The Good, the Bad and the Ugly of West Campus

West Campus


By: Cody Jo Bankhead, Diego Contreras, Anthony Guerra, and Austin Harrison.

Looking down from outer space human bodies appear to be suspended to the earth by backpacks as they shuffle in and out of skyscrapers and concrete buildings with Greek letters scribbled across them.  Blue and red Solo cups color the grass as if they are trying to sing “The Star-Spangled Banner” for themselves.  The neighborhood never sleeps.  This is West Campus.


Located behind Guadalupe Street, otherwise known as “The Drag” by Austin residents, and nestled in-between Martin Luther King Jr. Boulevard and North Lamar Boulevard, West Campus houses Austin residents and students from The University of Texas.


West Campus Housing Map



Housing CompairisonWest Campus is well known by Austin residents, but filmmaker Richard Linklater, known for his cult classic, stoner film “Dazed and Confused,” brought another level of notoriety to this tight knit community.  Linklater’s first film “Slacker” was shot in West Campus.  The film features extensive scenes in the neighborhood prior to its expansion as the predominant location for UT student housing.



The neighborhood is home to various apartment complexes, condominiums, co-operative housing compounds, sorority and fraternity houses, restaurants, bars, and local businesses like real estate companies.

In recent years West Campus has become known primarily for its housing of Greek organizations, including 13 sorority houses and over 30 fraternity houses.

Greek organizations host various events throughout the year including a three-day long party in the spring that raises money for various philanthropic organizations known as “Round Up.”   Events such as these have contributed to backlash from locals who complain of West Campus’ rambunctious reputation.  

“The most annoying thing about living in west campus is having to deal with drunk college students at 2 o’clock, or 1 o’clock in the morning,” Joey Valenzuela, a recent UT graduate and real estate researcher, said.  “Especially if you’re trying to sleep or study at night and you can hear hollering and yelling outside of your window.”


Noise levels are one of the many complaints students and residents have in regards to West Campus.  Other concerns include housing prices, building maintenance, constant construction, and safety.


Top Complaints Graphic-01


Fixing the problems with West Campus is no easy task.  Mike McHone, the vice president of University Area Partners, believes that there is no simple fix in West Campus.  According to McHone, repairing streets like Rio Grande are often complex construction projects.


“Buried in the streets is drainage and sewer lines and that presents multiple complications,” McHone said.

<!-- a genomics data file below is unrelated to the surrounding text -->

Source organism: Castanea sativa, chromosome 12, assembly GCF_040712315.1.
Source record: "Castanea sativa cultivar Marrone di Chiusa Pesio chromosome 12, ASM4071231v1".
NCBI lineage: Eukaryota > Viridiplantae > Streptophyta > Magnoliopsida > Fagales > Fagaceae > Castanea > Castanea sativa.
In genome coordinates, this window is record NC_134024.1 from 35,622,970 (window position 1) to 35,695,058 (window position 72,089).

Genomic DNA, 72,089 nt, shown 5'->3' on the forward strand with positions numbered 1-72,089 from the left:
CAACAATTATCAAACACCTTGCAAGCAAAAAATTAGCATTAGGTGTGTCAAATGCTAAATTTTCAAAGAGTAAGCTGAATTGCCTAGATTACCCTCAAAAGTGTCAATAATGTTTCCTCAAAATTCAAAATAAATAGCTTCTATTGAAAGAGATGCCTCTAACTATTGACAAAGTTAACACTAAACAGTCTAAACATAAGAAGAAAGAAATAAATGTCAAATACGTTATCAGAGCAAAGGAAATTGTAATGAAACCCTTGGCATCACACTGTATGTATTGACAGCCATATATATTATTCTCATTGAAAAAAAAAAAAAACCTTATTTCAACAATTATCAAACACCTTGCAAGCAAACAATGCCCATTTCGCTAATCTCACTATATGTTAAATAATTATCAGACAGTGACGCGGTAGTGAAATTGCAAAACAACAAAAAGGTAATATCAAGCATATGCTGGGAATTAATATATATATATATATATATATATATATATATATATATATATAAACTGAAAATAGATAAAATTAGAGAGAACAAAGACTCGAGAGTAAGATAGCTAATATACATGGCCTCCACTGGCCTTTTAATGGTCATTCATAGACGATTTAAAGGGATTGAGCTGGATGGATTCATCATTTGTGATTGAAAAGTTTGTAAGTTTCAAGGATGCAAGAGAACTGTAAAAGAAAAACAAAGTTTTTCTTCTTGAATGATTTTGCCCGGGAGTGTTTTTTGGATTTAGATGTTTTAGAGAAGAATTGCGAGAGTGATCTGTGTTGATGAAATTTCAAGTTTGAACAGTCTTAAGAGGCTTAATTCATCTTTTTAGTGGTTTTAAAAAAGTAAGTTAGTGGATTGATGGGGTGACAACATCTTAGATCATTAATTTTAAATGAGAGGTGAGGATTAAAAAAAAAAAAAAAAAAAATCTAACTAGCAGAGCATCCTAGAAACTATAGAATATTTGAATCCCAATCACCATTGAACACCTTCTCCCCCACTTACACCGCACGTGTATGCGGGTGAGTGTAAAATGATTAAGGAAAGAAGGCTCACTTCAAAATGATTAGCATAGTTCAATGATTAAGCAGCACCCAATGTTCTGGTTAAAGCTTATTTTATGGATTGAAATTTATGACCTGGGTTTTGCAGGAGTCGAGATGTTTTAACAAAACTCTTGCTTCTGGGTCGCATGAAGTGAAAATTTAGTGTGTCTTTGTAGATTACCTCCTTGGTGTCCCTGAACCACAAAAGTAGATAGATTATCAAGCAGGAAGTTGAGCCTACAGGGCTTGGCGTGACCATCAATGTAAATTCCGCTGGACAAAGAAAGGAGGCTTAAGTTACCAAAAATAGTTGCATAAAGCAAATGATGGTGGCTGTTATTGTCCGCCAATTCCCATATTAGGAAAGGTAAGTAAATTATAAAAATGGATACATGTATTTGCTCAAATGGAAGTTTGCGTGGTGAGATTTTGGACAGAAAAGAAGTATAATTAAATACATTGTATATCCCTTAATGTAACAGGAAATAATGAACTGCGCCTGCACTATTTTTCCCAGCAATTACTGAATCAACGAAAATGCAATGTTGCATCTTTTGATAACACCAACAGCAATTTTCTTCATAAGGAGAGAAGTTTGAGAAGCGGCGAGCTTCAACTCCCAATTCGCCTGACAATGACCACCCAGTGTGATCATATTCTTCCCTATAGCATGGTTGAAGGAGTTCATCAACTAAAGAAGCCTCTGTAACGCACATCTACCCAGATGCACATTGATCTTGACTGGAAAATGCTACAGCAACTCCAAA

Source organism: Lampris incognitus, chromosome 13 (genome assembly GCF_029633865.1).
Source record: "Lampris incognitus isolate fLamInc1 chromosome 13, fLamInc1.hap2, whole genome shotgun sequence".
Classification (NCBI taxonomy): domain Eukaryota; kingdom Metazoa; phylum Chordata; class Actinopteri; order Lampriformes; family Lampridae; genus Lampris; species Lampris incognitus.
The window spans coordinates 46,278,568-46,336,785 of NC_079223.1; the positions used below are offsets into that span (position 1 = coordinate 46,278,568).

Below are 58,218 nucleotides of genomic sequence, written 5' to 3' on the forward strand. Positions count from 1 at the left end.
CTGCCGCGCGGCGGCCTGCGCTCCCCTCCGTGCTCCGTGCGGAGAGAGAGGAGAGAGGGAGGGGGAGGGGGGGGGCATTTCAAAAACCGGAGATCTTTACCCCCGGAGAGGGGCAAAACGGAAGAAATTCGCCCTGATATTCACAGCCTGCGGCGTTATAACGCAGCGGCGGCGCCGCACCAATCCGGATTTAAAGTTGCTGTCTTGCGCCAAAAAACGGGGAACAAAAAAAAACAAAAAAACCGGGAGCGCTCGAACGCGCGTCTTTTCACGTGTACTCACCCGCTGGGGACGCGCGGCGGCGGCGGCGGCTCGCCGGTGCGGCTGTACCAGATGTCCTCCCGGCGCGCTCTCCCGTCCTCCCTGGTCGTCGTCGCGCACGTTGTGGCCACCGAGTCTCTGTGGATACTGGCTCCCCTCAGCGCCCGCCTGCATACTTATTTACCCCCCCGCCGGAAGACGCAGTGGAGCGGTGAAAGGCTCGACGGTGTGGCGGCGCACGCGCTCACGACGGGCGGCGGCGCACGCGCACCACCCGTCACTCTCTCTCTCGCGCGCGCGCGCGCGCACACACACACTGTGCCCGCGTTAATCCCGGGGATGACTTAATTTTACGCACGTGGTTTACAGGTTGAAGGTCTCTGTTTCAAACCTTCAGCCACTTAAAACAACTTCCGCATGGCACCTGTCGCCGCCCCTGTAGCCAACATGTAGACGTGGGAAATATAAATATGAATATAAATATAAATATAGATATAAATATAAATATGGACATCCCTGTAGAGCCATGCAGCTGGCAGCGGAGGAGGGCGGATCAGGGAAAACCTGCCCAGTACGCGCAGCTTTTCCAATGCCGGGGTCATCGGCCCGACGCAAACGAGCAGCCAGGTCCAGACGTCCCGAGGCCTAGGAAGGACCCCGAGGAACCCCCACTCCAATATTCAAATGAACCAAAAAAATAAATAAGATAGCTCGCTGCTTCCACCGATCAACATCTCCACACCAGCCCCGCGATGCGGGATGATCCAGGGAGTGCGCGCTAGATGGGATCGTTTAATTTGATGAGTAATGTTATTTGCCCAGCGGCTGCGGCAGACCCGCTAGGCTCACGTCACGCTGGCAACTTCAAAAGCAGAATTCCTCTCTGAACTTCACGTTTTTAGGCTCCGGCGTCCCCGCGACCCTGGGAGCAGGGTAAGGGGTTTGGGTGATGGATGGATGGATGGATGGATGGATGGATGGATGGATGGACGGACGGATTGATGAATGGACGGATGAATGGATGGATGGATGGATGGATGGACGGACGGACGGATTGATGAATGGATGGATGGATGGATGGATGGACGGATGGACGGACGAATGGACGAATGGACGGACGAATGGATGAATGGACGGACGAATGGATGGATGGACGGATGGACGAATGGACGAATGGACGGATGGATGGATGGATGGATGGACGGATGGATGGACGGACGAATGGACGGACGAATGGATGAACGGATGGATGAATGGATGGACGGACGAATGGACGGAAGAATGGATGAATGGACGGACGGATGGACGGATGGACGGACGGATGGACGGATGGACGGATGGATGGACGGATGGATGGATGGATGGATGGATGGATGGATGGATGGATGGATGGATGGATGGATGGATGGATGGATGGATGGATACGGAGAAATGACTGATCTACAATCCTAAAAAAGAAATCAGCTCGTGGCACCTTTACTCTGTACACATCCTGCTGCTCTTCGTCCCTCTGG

When homes and other structures are built, builders routinely place utility pipes underneath the asphalt.   These pipes include electricity and sewage.  Making a road wider or smoother may require contractors to take certain precautions that tend be more expensive.


Many students complain about the infrastructure of West Campus, however improvements to roads and streetlights depend on the budget passed by the city of Austin, McHone said.


According to McHone, University Area Partners are dedicated to improving the safety and living conditions in West Campus for all students.  The University Area Partners are a neighborhood registry for West Campus that provides information to the public and helps construct policy decisions.


The city of Austin has seen major expansion in the last decade with as many as 100 people moving to the city each day. Some see the city’s rapid expansion as a reason for West Campus’ steep rises in housing prices.

“Now that Austin has become more expensive I feel like it’s reasonable to live in West Campus,” Joey Valenzuela said. “The market is kind of leveling out and $800 seems pretty reasonable to live in West Campus or any other part of the town as well.”

Graph 2


On average, West Campus living has increased at an annual rate of 10 percent.  According to the trend, if a student graduating in 2014 has a child that attends The University of Texas in 2054, the rent for the child will have jumped from $840 to $38,467 a month, a massive increase over the span of 30 years.


 “It’s not affordable for the entire student body to live here anymore.  Even the cheaper places have become a lot more expensive,” Safeer Khatib, a UT senior said.  “I’ve seen a change in three years, when I got here it was a lot cheaper.”

According to realtor Kevin Farrell, the price of realty is skyrocketing and even with all the development that is ongoing, the prices aren’t being driven down. “It would be nice if there was more affordable housing for students in the west campus area,” Farrell said.

In order to obtain affordable housing, some students live areas such as Riverside and commute to campus.  These commutes can be inconvenient and often present obstacles for students like traffic.


Cost of living  2


However, Farrell does believe that more students living in West Campus is a step in the right direction.


“I like the idea of UT students being closer to campus,” Farrell said.

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